When we think of abuse, our minds tend to run to children and vulnerable adults. This is because these individuals are some of the most vulnerable members of our society, and as such, they need to be safeguarded from abuse and neglect by everyone in charge of their care.
It’s unlikely that you’ll come into much contact with vulnerable adults at work as a Childminder or Nanny, but you’re certainly around children every day. So, if you work in the United Kingdom, you will already know about the importance of safeguarding and will have received professional safeguarding training to teach you how best to respond to any concern.
If you haven’t taken a safeguarding course recently, we urge you to start training today by taking either our Child Protection for Nannies or Child Protection for Childminders online courses. They take just 1 to 2 hours to complete, and you can download and print a verifiable safeguarding certificate immediately upon successful completion.
Identifying abuse as a Childminder or Nanny
Something important that many of us lose sight of when it comes to safeguarding is the fact that any individual can be a victim of abuse. Even though your safeguarding training might be focused on children, you should always be aware that family members, friends, colleagues, and any other individuals you interact with each day could also be at risk of abuse.
There are many common identifying features of abuse, neglect, and maltreatment no matter the age of the victim, such as:
- Bruising, marks, cuts, burns, or scratches in any non-accidental injury site (an area of the body where accidental injury is not likely to happen, such as the tops of a person’s arms)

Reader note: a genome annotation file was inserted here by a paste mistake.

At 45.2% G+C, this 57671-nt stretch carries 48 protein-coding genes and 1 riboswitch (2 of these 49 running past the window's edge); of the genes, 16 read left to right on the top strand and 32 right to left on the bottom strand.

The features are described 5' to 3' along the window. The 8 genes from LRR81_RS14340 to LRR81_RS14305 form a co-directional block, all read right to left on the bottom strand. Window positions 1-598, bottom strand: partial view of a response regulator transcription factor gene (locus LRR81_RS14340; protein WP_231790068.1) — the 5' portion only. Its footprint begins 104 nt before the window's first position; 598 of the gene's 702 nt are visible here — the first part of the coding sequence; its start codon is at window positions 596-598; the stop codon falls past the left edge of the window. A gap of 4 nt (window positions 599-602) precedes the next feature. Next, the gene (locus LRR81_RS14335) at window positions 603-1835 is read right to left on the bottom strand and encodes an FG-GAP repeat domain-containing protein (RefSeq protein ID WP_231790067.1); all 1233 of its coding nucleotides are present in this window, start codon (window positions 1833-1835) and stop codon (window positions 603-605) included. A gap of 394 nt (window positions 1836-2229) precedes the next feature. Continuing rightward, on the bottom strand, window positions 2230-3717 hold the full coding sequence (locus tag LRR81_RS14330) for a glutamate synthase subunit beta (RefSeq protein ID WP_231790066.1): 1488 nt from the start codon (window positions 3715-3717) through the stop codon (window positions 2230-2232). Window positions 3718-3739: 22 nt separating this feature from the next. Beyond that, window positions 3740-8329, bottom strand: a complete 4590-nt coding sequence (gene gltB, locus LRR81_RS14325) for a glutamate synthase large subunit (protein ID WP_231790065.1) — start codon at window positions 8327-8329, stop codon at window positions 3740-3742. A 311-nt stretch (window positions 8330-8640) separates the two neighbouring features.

- Allegations or disclosures of abuse or maltreatment, especially those that come directly from the victim
- Inconsistent answers when you ask an individual how they got a certain injury, or a parent/carer giving a reason that doesn’t match up to the child’s explanation
- Suspicious behaviour, particularly if it seems like someone is trying to cover up something or deliberately draw your attention away from serious questions about abuse or neglect
- Adults who display concerning or uncomfortable behaviour around children (anyone under the age of 18)
- Children who are in relationships with someone older than them, especially anyone over the age of 18
- Sudden changes in behaviour, such as a happy individual becoming withdrawn and depressed for no obvious reason
- Low self-esteem, extreme shyness or anxiety, refusing to talk to certain people, unexplainable crying
This is not an exhaustive list of course, and there are many other indicators of abuse and neglect, but if you notice any of these signs, it should be an immediate red flag that something isn’t quite right.
Trusting your instincts and keeping information safe
First and foremost, keep in mind that all information relating to safeguarding concerns must be kept confidential and should not be shared with anyone who isn’t directly involved in the referral. In some cases, you might not even be able to tell the parent/carer of the child whose wellbeing you are trying to protect.